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Metalloproteins and metal sensing

Nature volume 460, pages 823830 (13 August 2009) | Download Citation

Abstract

Almost half of all enzymes must associate with a particular metal to function. An ambition is to understand why each metal–protein partnership arose and how it is maintained. Metal availability provides part of the explanation, and has changed over geological time and varies between habitats but is held within vital limits in cells. Such homeostasis needs metal sensors, and there is an ongoing search to discover the metal-sensing mechanisms. For metalloproteins to acquire the right metals, metal sensors must correctly distinguish between the inorganic elements.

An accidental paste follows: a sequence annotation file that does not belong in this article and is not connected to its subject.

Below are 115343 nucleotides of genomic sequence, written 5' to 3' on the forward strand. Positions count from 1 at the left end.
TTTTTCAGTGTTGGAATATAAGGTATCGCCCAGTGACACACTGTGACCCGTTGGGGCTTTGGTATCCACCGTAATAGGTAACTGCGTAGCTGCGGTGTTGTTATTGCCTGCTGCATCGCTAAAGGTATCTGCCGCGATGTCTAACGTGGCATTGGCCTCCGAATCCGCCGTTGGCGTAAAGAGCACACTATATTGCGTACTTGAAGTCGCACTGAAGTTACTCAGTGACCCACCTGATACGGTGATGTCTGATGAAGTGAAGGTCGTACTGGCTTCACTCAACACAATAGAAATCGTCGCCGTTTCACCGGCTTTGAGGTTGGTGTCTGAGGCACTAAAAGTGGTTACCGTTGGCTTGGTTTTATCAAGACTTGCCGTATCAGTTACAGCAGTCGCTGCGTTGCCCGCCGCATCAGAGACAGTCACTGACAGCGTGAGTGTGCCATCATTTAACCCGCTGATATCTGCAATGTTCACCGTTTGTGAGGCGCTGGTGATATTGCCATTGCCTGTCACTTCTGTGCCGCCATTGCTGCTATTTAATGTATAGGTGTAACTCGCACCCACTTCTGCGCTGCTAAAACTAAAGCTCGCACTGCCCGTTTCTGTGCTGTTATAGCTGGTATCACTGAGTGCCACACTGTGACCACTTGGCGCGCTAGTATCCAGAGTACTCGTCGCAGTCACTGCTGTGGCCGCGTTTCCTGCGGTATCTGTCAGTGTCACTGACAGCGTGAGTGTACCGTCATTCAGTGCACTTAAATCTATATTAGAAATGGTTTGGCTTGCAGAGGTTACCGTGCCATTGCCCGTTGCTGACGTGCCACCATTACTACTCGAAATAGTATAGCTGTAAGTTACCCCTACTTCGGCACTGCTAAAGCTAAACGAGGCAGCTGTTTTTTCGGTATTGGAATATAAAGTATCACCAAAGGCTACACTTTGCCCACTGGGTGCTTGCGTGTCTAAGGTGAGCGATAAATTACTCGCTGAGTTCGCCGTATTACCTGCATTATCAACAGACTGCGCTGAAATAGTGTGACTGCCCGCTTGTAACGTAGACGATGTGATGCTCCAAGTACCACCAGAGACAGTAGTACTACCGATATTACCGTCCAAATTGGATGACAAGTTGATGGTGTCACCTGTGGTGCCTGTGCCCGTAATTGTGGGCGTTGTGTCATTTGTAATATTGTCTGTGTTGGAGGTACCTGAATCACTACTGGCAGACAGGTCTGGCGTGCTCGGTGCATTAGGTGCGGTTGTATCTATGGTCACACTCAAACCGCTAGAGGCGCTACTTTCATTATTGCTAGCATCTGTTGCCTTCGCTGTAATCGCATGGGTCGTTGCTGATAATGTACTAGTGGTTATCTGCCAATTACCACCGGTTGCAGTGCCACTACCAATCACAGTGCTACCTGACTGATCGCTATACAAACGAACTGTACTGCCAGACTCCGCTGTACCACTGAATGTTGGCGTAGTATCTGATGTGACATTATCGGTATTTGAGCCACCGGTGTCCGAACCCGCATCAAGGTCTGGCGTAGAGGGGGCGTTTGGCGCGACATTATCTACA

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Acknowledgements

This article describes a selection of the insights of many friends and colleagues. The authors are supported by grants BB/E001688/1 and BB/F019637/1 from the Biotechnology and Biological Sciences Research Council.

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  1. Cell & Molecular Biosciences, Medical School, Newcastle University, Newcastle NE2 4HH, UK.

    • Kevin J. Waldron
    • , Julian C. Rutherford
    • , Dianne Ford
    •  & Nigel J. Robinson

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Correspondence should be addressed to N.J.R. (n.j.robinson@ncl.ac.uk).

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